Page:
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              ClinVar: improving access to variant interpretations and supporting evidence

              Abstract ClinVar (https://www.ncbi.nlm.nih.gov/clinvar/) is a freely available, public archive of human genetic variants and interpretations of their significance to disease, maintained at the National Institutes of Health. Interpretations of the clinical significance of variants are submitted by clinical testing laboratories, research laboratories, expert panels and other groups. ClinVar aggregates data by variant-disease pairs, and by variant (or set of variants). Data aggregated by variant are accessible on the website, in an improved set of variant call format files and as a new comprehensive XML report. ClinVar recently started accepting submissions that are focused primarily on providing phenotypic information for individuals who have had genetic testing. Submissions may come from clinical providers providing their own interpretation of the variant (‘provider interpretation’) or from groups such as patient registries that primarily provide phenotypic information from patients (‘phenotyping only’). ClinVar continues to make improvements to its search and retrieval functions. Several new fields are now indexed for more precise searching, and filters allow the user to narrow down a large set of search results.

                Author and article information

                BMJ Open Respir Res
                BMJ Open Respir Res
                BMJ Open Respiratory Research
                BMJ Publishing Group (BMA House, Tavistock Square, London, WC1H 9JR )
                2 December 2021
                : 8
                : 1
                : e001127
                [1 ]departmentQueensland Lung Transplant Service, Department of Thoracic Medicine , The Prince Charles Hospital , Chermside, Queensland, Australia
                [2 ]departmentFaculty of Medicine , University of Queensland , Brisbane, Queensland, Australia
                [3 ]departmentMenzies Institute for Medical Research , University of Tasmania , Hobart, Tasmania, Australia
                [4 ]departmentChildren's Medical Research Institute , University of Sydney , Westmead, New South Wales, Australia
                [5 ]departmentDepartment of Respiratory Medicine , The Children's Hospital at Westmead , Sydney, New South Wales, Australia
                [6 ]departmentDiscipline of Paediatrics and Child Health , The University of Sydney , Sydney, New South Wales, Australia
                [7 ]departmentDepartment of Respiratory Medicine , John Hunter Hospital , Newcastle, New South Wales, Australia
                [8 ]departmentRespiratory and Sleep Medicine Department , Austin Health , Heidelberg, Victoria, Australia
                [9 ]Institute for Breathing and Sleep , Melbourne, Victoria, Australia
                [10 ]departmentFaculty of Medicine, Dentistry and Health Sciences , University of Melbourne , Melbourne, Victoria, Australia
                [11 ]departmentDepartment of Allergy and Respiratory Medicine , Alfred Hospital , Melbourne, Victoria, Australia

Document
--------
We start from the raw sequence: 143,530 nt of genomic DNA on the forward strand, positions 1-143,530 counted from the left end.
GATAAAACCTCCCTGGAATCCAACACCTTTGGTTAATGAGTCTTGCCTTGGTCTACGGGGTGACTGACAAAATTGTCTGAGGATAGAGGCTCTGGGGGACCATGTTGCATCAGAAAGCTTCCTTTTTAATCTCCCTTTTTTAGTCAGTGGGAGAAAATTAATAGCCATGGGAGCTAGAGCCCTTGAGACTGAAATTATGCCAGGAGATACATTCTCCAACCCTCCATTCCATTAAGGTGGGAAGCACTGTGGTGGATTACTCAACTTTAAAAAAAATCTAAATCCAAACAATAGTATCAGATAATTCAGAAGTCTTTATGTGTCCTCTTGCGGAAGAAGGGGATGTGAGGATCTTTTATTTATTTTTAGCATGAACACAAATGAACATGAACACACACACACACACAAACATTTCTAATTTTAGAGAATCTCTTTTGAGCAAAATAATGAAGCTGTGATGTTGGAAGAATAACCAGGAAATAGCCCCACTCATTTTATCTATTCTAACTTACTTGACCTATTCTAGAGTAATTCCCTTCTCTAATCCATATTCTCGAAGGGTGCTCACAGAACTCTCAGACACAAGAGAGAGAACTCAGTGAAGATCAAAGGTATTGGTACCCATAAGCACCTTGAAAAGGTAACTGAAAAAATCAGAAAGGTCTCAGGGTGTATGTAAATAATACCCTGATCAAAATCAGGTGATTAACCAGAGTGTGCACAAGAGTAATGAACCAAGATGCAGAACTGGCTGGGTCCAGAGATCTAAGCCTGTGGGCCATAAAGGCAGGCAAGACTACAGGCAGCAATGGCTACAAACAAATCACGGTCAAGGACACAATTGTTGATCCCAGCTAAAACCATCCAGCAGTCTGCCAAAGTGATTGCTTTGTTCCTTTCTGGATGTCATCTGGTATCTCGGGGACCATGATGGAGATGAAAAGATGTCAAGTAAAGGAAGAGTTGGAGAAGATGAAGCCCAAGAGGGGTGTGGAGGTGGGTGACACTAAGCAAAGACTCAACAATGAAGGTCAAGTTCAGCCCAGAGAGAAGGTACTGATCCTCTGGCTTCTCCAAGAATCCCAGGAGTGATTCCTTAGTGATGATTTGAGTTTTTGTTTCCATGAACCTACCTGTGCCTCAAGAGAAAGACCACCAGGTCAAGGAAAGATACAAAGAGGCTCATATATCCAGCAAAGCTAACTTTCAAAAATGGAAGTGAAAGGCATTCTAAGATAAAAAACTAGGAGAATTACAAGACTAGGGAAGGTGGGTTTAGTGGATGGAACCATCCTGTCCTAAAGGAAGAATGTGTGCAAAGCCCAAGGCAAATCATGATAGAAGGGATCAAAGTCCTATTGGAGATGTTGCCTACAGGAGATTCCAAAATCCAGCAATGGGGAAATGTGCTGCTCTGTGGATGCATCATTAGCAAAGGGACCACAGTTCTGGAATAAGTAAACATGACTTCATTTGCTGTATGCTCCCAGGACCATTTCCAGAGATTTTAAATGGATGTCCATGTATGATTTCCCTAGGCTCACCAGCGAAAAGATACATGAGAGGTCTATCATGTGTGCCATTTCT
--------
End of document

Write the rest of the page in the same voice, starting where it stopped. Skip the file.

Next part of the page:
[12 ]departmentDepartment of Respiratory Medicine , Royal Adelaide Hospital , Adelaide, South Australia, Australia
                [13 ]departmentAdvanced Lung Disease Unit , Fiona Stanley Hospital , Murdoch, Western Australia, Australia
                [14 ]departmentDepartment of Medicine , University of Notre Dame , Perth, Western Australia, Australia
                [15 ]departmentSchool of Women's and Children's Health, Faculty of Medicine , University of New South Wales , Sydney, New South Wales, Australia
                [16 ]departmentRespiratory Medicine , Royal Prince Alfred Hospital , Camperdown, New South Wales, Australia
                [17 ]departmentFaculty of Medicine and Health , University of Sydney , Sydney, New South Wales, Australia
                Author notes
                [Correspondence to ] Dr John A Mackintosh; john.mackintosh@ 123456health.qld.gov.au
                Author information
                © Author(s) (or their employer(s)) 2021. Re-use permitted under CC BY-NC. No commercial re-use. See rights and permissions. Published by BMJ.

                This is an open access article distributed in accordance with the Creative Commons Attribution Non Commercial (CC BY-NC 4.0) license, which permits others to distribute, remix, adapt, build upon this work non-commercially, and license their derivative works on different terms, provided the original work is properly cited, appropriate credit is given, any changes made indicated, and the use is non-commercial. See:  http://creativecommons.org/licenses/by-nc/4.0/.

                : 14 October 2021
                : 15 November 2021
                Funded by: FundRef http://dx.doi.org/10.13039/501100000925, National Health and Medical Research Council;
                Award ID: MRFF APP1199373
                Interstitial Lung Disease
                Custom metadata

                interstitial fibrosis
                interstitial fibrosis